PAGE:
Since filming wrapped on Vanishing On 7th Street in September, Brad Anderson has been trying to decide where to go next.  And though the director has several ideas currently in development, one in particular should excite fans of his 2004 work, The Machinist. Anderson plans to film an adaptation of J.G. Ballard’s psychological mind-warper, Concrete Island, starring Christian Bale.

Speaking about the project to ShockTillYouDrop, Anderson summarised the project as follows:

The best way to describe it is it’s like an urban Robinson Crusoe story. A guy crashes a car into a highway interchange and is marooned in this weedy lot, injured, and can’t escape. He’s basically trying to survive in the middle of the big urban Metropolis. It’s sort of a crazy, cool Ballard-esque type story, but Christian’s on board to do that – when we can fit it into his schedule, of course.

Colour us intrigued!

Ballard is no less than a legend in the realms of fiction, with his works giving rise to the adjective ‘Ballardian’, defined by the Collins English Dictionary as a sense of “dystopian modernity, bleak man-made landscapes and the psychological effects of technological, social or environmental developments.”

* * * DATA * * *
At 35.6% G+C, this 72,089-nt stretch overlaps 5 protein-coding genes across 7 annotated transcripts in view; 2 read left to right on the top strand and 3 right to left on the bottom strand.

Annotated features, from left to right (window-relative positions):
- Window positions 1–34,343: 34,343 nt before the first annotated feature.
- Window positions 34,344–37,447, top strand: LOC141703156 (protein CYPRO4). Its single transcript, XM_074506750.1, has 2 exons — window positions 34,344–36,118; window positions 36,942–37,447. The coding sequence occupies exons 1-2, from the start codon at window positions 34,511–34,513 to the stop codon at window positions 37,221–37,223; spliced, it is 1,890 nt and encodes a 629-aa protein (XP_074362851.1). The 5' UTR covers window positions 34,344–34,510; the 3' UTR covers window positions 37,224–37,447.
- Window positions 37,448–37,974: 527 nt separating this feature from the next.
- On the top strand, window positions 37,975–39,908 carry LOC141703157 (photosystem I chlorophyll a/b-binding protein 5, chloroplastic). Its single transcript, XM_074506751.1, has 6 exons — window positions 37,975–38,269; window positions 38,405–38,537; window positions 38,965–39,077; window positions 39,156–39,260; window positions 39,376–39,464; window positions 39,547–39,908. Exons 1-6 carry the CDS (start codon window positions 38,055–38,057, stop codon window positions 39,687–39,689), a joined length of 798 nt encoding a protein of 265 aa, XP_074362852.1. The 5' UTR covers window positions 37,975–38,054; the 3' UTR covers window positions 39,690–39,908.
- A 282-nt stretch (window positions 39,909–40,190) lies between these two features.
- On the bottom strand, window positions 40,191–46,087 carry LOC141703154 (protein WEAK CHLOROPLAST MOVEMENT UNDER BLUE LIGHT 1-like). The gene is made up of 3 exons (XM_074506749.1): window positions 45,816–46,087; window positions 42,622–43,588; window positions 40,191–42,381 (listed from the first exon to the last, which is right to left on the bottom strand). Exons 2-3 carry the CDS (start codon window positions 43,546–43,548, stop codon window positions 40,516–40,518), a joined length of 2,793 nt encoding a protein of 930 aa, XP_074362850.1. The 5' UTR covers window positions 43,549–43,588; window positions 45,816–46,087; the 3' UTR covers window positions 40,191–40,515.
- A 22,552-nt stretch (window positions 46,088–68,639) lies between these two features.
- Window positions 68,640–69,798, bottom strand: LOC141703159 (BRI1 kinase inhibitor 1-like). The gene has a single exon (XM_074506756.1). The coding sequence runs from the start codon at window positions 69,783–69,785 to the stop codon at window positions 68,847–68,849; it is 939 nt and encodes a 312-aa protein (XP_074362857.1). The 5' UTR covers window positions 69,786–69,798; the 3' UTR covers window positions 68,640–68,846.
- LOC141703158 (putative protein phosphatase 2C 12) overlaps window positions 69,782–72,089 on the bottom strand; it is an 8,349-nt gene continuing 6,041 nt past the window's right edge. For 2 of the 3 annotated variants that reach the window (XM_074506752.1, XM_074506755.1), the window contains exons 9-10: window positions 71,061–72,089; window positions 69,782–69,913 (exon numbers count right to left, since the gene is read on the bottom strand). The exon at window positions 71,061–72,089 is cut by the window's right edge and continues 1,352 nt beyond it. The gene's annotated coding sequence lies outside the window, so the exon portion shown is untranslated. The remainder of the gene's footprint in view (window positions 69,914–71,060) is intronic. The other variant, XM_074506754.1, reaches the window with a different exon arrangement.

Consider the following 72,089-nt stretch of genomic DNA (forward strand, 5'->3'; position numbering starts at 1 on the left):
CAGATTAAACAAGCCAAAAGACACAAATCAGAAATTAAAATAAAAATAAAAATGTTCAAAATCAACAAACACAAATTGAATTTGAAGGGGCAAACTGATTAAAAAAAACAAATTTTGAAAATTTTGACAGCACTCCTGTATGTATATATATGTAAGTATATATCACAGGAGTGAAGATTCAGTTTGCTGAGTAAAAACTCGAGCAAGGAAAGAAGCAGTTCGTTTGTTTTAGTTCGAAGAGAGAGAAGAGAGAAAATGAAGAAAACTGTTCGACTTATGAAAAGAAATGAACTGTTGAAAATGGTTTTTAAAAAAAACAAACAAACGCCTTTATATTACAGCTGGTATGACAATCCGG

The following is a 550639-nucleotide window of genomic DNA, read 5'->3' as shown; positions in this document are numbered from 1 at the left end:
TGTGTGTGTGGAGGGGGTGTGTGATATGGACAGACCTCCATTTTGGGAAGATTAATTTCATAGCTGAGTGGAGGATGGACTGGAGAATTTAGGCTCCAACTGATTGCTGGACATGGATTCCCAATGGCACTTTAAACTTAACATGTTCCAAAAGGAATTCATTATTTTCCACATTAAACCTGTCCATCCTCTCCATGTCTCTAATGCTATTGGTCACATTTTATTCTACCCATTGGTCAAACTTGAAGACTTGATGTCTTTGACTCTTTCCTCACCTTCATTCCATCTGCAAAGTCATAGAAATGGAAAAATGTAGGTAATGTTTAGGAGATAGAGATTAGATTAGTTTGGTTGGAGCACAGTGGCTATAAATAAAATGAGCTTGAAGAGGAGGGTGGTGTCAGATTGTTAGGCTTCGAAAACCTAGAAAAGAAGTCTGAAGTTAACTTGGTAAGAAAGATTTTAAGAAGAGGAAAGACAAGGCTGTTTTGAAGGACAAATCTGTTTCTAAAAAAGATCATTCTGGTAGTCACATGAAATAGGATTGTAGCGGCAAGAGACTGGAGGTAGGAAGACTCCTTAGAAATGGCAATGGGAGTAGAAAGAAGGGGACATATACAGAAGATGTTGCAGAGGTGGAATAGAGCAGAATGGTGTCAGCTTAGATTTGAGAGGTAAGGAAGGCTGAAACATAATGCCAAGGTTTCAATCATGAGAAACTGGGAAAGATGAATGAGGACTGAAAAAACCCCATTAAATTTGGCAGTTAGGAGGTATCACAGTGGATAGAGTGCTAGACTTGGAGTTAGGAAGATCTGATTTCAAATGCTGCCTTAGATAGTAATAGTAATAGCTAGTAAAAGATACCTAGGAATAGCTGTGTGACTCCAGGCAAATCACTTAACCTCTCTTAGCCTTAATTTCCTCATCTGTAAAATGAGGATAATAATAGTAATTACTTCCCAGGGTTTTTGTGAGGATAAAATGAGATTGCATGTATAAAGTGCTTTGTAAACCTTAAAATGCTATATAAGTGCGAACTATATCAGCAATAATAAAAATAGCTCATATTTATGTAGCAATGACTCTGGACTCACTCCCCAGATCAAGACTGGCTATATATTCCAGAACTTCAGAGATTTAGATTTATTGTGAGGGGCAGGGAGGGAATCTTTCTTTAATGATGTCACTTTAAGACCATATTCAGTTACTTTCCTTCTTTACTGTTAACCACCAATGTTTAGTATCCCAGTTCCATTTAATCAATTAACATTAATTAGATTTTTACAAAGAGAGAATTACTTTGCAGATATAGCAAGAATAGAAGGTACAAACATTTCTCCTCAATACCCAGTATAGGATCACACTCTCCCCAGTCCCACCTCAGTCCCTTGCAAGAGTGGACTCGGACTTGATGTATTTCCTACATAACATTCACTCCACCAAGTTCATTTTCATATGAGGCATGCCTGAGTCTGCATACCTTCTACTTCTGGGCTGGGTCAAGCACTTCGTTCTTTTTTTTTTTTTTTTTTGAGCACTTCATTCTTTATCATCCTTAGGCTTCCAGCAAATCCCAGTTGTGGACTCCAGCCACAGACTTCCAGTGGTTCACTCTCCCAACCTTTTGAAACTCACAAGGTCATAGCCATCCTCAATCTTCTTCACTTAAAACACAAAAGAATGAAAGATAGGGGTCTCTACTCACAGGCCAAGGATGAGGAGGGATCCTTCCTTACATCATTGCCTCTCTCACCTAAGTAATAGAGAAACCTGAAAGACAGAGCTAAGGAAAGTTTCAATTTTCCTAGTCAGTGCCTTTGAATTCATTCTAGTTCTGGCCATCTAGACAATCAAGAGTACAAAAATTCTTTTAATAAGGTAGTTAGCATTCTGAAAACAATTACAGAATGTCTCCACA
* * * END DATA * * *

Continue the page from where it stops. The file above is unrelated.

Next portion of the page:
Yet adaptations of the author’s work have proven surprisingly scarce, the most notable being David Cronenberg’s Crash (1997) and Steven Spielberg’s (coincidentally also Bale starring) version of Ballard’s semi-autobiographical Empire of the Sun (1987). Will Concrete Island be the project to change that? We’re hoping so. But if Anderson can’t get that off the ground, what else does he have up his sleeve? Speaking of a project titled Jack, the director confided:

It’s about a serial killer who is in a car accident in the beginning of the movie and has retrograde amnesia. His physical therapist tries to get him back on his feet, and they fall in love, and then of course, midway through the movie he has flashes of who he really is… it’s actually very cool, it’s got a real nice Hitchcock suspense aspect to it. It takes all the conventions of the genre, but it’s a very well-written script and we’re trying to get that one going.

With Liev Schreiber and Samuel L. Jackson reportedly on board, one thing is clear – Ballard or no Ballard, Anderson will be messing with our minds again as soon as he can.